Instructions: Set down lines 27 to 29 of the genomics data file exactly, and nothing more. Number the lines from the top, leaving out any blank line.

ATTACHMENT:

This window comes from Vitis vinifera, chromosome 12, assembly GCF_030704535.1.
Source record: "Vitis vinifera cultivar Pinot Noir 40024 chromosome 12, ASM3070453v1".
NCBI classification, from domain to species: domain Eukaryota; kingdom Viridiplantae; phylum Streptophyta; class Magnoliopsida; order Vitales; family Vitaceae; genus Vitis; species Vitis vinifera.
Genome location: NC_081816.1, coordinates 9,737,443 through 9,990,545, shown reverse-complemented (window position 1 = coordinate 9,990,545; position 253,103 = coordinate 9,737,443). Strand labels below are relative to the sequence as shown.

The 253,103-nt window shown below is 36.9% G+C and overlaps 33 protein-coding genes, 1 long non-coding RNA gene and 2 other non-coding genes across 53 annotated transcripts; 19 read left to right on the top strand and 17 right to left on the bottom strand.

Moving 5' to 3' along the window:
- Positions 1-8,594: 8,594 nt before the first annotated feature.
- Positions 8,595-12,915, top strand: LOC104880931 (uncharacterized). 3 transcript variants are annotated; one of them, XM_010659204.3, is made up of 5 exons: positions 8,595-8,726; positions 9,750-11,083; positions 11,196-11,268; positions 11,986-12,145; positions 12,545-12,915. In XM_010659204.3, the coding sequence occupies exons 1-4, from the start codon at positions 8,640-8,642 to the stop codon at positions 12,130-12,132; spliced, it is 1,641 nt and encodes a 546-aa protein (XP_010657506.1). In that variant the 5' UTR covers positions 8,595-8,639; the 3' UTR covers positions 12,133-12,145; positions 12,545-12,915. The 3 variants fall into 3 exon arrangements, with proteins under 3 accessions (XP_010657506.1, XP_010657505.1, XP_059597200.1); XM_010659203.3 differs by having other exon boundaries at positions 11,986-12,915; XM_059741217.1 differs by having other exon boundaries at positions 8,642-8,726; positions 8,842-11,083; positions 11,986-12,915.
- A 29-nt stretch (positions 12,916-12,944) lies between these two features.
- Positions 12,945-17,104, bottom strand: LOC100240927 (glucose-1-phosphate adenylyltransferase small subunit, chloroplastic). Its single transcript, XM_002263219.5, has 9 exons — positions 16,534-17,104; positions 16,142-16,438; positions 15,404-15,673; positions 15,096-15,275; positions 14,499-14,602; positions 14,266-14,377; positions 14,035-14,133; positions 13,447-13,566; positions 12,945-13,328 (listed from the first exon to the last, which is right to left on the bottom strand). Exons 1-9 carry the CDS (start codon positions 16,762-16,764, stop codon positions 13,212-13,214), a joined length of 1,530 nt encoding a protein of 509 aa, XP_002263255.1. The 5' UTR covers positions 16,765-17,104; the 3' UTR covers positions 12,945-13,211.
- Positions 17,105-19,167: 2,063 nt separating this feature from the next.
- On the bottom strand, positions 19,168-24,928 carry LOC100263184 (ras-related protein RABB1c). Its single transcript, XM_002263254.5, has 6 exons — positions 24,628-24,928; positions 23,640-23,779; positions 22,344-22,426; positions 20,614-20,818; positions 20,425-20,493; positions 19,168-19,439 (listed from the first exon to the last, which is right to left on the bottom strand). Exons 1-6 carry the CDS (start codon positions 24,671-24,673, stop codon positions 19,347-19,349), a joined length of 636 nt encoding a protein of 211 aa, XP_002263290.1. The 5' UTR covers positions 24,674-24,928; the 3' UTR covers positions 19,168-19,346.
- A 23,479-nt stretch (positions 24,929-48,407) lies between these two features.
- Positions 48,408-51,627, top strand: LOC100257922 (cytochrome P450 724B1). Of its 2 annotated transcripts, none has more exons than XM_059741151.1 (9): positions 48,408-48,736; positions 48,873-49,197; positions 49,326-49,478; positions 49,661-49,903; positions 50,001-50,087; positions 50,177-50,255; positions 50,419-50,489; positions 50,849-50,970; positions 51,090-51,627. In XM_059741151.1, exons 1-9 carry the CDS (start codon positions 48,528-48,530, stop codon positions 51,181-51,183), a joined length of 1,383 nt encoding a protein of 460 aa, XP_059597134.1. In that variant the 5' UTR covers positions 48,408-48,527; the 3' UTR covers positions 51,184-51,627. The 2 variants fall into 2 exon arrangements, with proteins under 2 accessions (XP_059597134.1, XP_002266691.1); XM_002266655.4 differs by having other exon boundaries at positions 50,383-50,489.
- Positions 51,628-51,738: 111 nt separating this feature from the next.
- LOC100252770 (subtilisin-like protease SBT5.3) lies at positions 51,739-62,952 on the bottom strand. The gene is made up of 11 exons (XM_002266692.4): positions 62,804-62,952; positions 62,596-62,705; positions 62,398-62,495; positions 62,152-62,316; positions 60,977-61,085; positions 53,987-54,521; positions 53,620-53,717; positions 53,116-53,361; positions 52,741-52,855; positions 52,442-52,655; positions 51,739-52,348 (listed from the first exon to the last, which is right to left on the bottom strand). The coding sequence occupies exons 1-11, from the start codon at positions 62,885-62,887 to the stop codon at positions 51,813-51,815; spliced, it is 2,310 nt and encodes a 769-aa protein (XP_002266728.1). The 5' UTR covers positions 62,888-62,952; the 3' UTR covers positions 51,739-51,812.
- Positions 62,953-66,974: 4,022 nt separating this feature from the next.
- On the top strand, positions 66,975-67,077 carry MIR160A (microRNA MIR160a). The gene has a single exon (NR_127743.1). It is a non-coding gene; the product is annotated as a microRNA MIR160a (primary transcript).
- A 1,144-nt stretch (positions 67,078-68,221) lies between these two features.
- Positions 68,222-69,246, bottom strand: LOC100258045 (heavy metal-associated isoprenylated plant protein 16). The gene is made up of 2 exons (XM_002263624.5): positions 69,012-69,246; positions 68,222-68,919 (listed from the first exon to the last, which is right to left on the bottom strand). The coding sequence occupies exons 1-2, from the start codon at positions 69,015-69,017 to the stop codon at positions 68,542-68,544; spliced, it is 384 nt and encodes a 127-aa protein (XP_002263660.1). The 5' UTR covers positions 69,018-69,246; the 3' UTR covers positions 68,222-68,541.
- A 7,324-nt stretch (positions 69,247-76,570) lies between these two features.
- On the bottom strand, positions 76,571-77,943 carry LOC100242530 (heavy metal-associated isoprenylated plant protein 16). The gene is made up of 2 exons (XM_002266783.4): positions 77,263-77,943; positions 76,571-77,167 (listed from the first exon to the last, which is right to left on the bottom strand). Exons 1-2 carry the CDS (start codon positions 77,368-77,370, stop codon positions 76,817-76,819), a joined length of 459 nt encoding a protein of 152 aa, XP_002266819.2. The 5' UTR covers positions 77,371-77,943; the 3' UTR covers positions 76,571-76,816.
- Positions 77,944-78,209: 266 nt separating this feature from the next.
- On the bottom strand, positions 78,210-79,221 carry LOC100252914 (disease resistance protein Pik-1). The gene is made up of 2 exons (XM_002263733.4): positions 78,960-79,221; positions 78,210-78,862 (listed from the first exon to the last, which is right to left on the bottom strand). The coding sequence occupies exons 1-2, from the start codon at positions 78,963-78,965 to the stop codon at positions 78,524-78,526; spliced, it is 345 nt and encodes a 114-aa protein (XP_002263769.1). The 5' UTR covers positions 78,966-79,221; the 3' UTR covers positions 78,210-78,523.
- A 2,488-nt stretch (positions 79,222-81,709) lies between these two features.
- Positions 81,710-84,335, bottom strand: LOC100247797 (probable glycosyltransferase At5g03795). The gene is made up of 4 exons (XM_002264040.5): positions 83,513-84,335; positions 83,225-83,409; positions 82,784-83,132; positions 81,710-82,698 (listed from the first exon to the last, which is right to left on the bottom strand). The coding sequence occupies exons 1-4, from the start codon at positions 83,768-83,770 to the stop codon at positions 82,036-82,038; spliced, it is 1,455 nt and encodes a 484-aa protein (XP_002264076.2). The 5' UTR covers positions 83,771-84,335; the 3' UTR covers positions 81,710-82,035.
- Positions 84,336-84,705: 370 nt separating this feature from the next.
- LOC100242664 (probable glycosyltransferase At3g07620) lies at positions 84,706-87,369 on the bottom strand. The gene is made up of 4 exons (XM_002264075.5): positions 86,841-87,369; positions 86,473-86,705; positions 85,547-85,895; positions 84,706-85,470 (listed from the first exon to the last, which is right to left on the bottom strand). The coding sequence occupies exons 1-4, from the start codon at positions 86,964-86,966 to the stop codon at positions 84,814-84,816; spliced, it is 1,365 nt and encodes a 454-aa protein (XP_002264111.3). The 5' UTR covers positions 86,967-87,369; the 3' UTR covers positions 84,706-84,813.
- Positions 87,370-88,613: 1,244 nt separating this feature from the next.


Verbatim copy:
- Positions 84,336-84,705: 370 nt separating this feature from the next.
- LOC100242664 (probable glycosyltransferase At3g07620) lies at positions 84,706-87,369 on the bottom strand. The gene is made up of 4 exons (XM_002264075.5): positions 86,841-87,369; positions 86,473-86,705; positions 85,547-85,895; positions 84,706-85,470 (listed from the first exon to the last, which is right to left on the bottom strand). The coding sequence occupies exons 1-4, from the start codon at positions 86,964-86,966 to the stop codon at positions 84,814-84,816; spliced, it is 1,365 nt and encodes a 454-aa protein (XP_002264111.3). The 5' UTR covers positions 86,967-87,369; the 3' UTR covers positions 84,706-84,813.
- Positions 87,370-88,613: 1,244 nt separating this feature from the next.